Willa Bruce Set Forged a Path That Led to a Successful and Bustling “Resort by the Seaside”
Staring at the sun.
- Written byKat Monk
- Illustrated byNikki Smith
Los Angeles at the turn of the century saw a burgeoning Black population that was vibrant and highly motivated. The city attracted a particularly driven and entrepreneurial group of Black people, according to Alison Rose Jefferson, author of Living the California Dream: African American Leisure Sites during the Jim Crow Era. Embarking on a journey to the Far West was not cheap and required both guts and resources to succeed.
While Charles took a job as a chef on the Union Pacific train between L.A. and Salt Lake City, Willa set her sights on property close to the ocean. She negotiated with real estate agent Henry Willard to buy a beachfront property owned by George H. Peck Jr. between 26th Street and 27th Street for $1,225.
The rural community where the property was located would soon be known as Manhattan Beach. Willa’s choice to negotiate a property deal with a White man during this period of history highlights her bold character. Moreover, the opportunity for a Black person to purchase beachfront property was extremely rare.
Before basic infrastructure arrived at the Beach Cities, the area remained mostly undiscovered to the majority of Los Angeles residents. To spend a day at the beach was a fairly time-consuming and inconvenient process. “It was customary for folks to take a train, streetcar or horse and wagon, fully dressed while they headed to the beach,” says Alison.
Once they arrived, visitors needed a place to change into their bathing suits. Bathhouses soon opened for this purpose, but Black people were not allowed to enter due to legalized segregation.
“Initially she [Willa] started with a pop-up tent and sold water on her property,” explains Alison. “She was feeling out the business because this was at a time when water was being trucked into Manhattan Beach. She had a bigger plan and was methodical about how she was thinking of her business evolving.”
Soon Willa designed a resort where her guests would not only have a place to rent and change into bathing suits but also the ability to enjoy the beach and sea. Swimming pools were not common until the ’20s, so the opportunity to enjoy the beach was welcomed by many.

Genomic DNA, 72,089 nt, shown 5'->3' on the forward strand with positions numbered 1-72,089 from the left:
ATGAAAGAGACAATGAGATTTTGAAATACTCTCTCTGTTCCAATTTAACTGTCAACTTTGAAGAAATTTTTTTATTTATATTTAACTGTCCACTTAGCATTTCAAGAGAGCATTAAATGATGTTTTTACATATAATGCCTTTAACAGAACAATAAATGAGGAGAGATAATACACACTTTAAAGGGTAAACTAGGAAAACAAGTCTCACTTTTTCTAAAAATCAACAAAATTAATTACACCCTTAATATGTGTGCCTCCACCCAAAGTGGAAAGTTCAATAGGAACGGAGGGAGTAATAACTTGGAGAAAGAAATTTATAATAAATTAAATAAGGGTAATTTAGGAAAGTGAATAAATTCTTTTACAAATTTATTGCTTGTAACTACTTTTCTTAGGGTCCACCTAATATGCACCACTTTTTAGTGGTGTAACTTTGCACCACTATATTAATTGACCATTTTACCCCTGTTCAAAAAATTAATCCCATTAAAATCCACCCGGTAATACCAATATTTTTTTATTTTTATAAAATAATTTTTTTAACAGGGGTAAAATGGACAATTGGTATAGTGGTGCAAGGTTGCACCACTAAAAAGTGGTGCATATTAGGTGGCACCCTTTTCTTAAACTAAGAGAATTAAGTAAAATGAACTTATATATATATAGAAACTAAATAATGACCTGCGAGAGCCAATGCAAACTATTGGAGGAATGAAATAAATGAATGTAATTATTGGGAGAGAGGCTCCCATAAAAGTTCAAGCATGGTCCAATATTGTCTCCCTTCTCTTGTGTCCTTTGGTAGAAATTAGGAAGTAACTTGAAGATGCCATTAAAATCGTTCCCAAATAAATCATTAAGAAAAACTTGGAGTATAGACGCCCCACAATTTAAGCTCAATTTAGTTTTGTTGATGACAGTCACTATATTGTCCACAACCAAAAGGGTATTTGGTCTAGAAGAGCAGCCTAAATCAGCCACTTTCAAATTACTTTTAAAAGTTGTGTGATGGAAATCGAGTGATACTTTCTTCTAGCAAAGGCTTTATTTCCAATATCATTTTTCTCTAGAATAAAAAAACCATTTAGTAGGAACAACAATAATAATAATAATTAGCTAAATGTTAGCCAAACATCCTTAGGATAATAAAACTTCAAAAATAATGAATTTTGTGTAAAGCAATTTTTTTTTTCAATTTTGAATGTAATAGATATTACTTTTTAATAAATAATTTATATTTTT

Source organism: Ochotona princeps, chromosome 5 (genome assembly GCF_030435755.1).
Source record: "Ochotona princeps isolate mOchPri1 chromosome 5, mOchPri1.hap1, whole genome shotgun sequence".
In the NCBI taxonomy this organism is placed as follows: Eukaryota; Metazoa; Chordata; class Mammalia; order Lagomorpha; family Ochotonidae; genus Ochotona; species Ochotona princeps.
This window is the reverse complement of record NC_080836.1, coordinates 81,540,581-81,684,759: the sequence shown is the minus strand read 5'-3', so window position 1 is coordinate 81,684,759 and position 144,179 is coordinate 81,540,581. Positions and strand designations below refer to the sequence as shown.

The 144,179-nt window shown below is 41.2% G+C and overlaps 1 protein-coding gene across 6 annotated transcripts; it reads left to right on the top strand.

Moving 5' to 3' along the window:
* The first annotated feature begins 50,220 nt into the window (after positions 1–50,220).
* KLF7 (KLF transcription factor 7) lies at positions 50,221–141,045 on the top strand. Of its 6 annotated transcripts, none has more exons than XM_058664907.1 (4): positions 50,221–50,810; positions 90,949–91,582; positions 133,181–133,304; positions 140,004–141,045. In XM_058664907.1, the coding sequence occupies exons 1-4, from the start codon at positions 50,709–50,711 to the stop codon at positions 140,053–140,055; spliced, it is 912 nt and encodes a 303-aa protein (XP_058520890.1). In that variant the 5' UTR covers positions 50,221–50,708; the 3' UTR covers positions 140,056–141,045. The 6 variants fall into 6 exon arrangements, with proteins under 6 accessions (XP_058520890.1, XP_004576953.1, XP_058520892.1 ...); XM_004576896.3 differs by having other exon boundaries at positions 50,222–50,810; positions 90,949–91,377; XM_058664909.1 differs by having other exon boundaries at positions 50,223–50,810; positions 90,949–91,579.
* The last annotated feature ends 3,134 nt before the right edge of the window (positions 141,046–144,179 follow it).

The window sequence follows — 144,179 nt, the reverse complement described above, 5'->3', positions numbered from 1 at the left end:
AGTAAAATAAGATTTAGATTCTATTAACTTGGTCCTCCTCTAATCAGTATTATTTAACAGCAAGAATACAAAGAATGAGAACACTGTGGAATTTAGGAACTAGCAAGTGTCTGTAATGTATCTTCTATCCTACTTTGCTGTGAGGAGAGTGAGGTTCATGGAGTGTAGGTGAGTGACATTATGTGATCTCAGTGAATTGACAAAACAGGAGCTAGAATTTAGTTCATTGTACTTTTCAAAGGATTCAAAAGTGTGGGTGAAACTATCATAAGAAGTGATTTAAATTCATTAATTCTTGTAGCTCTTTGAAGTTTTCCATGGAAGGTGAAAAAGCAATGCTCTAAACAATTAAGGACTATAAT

An article in the Los Angeles Times dated June 24, 1912, shared this description: “The new summer resort which at present consists of a small portable cottage with a stand in front where soda pop and lunches are sold and two dressing tents with shower baths and a supply of 50 bathing suits.”
According to Allison, racism forced Black women to start entrepreneurial businesses because they couldn’t find employment elsewhere. Willa’s vision of opening a resort at the sea for people of her race soon materialized.
She ran an advertisement in local newspaper The Liberator on June 17, 1912, announcing, “the Bruce beachfront” would be a “grand affair,” offering access to the beach and fishing for customers. Selling sodas and renting bathing suits would soon transform into a booming business for the Bruce family.
Willa eventually purchased a second beachfront property for $10. She continued to add services to the resort, expanding to three buildings that included a dance hall, a café and lodging. Live music would echo from the resort as patrons enjoyed hosted parties for a variety of occasions. The California Eagle, owned by a friend of Willa’s, ran advertisements about local church parties to be held at Bruce’s resort.
But the more successful Willa and her resort became, the more harassment she endured—especially during the early 1920s when there were rising local sentiments of a “negro invasion.” Willa was quoted in the Times saying, “Wherever we have tried to buy land for a beach resort we have been refused, but I own this land and I am going to keep it.”
Peck, a wealthy developer and one of the founders of Manhattan Beach, owned the waterfront property in front of Willa’s land over a half-mile from Peck’s Pier to 24th Street. He attempted to deter Willa from running her resort as she desired by forbidding her patrons ocean access through his land. He posted “no trespassing” signs and brought in a constable to arrest Black people who attempted to cross his property.
Though determined to keep her resort in operation, she finally met a threat she could not win. In 1927 the city of Manhattan Beach forced her to close the business, and the property was seized in an eminent domain proceeding. The city stated they needed the property to build a park, which it did decades later.
Willa left Manhattan Beach soon after at the age of 65. She passed away in 1934. As the South Bay continues to confront hard truths of a troubling past, Willa Bruce should be remembered as a trailblazing Black female entrepreneur of her time—forging her way against all odds.